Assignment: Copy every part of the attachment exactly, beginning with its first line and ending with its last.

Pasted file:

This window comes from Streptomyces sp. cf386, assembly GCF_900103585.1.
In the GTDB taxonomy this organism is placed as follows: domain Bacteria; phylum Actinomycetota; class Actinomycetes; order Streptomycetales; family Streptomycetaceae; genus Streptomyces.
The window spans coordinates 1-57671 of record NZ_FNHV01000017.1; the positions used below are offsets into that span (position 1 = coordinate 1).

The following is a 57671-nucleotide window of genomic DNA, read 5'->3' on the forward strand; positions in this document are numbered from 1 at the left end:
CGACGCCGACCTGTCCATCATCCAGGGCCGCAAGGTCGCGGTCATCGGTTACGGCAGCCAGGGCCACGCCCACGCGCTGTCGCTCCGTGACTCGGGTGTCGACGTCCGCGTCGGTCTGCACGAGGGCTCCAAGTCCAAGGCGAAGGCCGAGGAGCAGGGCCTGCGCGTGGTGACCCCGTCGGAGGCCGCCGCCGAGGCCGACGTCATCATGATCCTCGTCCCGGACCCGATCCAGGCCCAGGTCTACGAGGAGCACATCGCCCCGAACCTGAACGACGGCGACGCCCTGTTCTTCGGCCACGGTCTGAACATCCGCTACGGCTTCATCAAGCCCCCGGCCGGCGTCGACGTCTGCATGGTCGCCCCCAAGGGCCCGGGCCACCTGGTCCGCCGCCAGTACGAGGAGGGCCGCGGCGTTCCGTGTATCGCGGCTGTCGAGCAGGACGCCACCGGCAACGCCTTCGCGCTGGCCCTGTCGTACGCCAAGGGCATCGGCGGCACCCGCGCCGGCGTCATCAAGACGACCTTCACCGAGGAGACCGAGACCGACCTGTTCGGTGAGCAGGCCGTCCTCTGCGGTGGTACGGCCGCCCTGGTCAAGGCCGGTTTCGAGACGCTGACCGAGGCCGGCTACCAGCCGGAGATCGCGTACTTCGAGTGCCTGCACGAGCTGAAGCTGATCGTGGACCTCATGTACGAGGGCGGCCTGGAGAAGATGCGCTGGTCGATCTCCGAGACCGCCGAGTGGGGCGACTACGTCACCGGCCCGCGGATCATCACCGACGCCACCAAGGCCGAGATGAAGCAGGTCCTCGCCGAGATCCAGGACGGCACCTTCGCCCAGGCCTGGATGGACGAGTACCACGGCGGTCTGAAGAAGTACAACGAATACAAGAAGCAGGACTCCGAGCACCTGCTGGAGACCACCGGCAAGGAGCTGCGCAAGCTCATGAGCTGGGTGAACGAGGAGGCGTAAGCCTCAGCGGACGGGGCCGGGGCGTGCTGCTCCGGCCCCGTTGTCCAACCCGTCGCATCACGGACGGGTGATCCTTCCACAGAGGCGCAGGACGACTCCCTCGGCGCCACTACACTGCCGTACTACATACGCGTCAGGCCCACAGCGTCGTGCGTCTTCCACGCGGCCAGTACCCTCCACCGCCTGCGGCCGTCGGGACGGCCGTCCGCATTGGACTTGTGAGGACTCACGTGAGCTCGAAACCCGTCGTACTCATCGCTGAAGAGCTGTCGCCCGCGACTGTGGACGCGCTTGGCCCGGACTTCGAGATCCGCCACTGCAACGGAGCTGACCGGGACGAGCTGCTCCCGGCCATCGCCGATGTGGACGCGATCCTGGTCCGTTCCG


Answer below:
This window comes from Streptomyces sp. cf386, assembly GCF_900103585.1.
In the GTDB taxonomy this organism is placed as follows: domain Bacteria; phylum Actinomycetota; class Actinomycetes; order Streptomycetales; family Streptomycetaceae; genus Streptomyces.
The window spans coordinates 1-57671 of record NZ_FNHV01000017.1; the positions used below are offsets into that span (position 1 = coordinate 1).

The following is a 57671-nucleotide window of genomic DNA, read 5'->3' on the forward strand; positions in this document are numbered from 1 at the left end:
CGACGCCGACCTGTCCATCATCCAGGGCCGCAAGGTCGCGGTCATCGGTTACGGCAGCCAGGGCCACGCCCACGCGCTGTCGCTCCGTGACTCGGGTGTCGACGTCCGCGTCGGTCTGCACGAGGGCTCCAAGTCCAAGGCGAAGGCCGAGGAGCAGGGCCTGCGCGTGGTGACCCCGTCGGAGGCCGCCGCCGAGGCCGACGTCATCATGATCCTCGTCCCGGACCCGATCCAGGCCCAGGTCTACGAGGAGCACATCGCCCCGAACCTGAACGACGGCGACGCCCTGTTCTTCGGCCACGGTCTGAACATCCGCTACGGCTTCATCAAGCCCCCGGCCGGCGTCGACGTCTGCATGGTCGCCCCCAAGGGCCCGGGCCACCTGGTCCGCCGCCAGTACGAGGAGGGCCGCGGCGTTCCGTGTATCGCGGCTGTCGAGCAGGACGCCACCGGCAACGCCTTCGCGCTGGCCCTGTCGTACGCCAAGGGCATCGGCGGCACCCGCGCCGGCGTCATCAAGACGACCTTCACCGAGGAGACCGAGACCGACCTGTTCGGTGAGCAGGCCGTCCTCTGCGGTGGTACGGCCGCCCTGGTCAAGGCCGGTTTCGAGACGCTGACCGAGGCCGGCTACCAGCCGGAGATCGCGTACTTCGAGTGCCTGCACGAGCTGAAGCTGATCGTGGACCTCATGTACGAGGGCGGCCTGGAGAAGATGCGCTGGTCGATCTCCGAGACCGCCGAGTGGGGCGACTACGTCACCGGCCCGCGGATCATCACCGACGCCACCAAGGCCGAGATGAAGCAGGTCCTCGCCGAGATCCAGGACGGCACCTTCGCCCAGGCCTGGATGGACGAGTACCACGGCGGTCTGAAGAAGTACAACGAATACAAGAAGCAGGACTCCGAGCACCTGCTGGAGACCACCGGCAAGGAGCTGCGCAAGCTCATGAGCTGGGTGAACGAGGAGGCGTAAGCCTCAGCGGACGGGGCCGGGGCGTGCTGCTCCGGCCCCGTTGTCCAACCCGTCGCATCACGGACGGGTGATCCTTCCACAGAGGCGCAGGACGACTCCCTCGGCGCCACTACACTGCCGTACTACATACGCGTCAGGCCCACAGCGTCGTGCGTCTTCCACGCGGCCAGTACCCTCCACCGCCTGCGGCCGTCGGGACGGCCGTCCGCATTGGACTTGTGAGGACTCACGTGAGCTCGAAACCCGTCGTACTCATCGCTGAAGAGCTGTCGCCCGCGACTGTGGACGCGCTTGGCCCGGACTTCGAGATCCGCCACTGCAACGGAGCTGACCGGGACGAGCTGCTCCCGGCCATCGCCGATGTGGACGCGATCCTGGTCCGTTCCG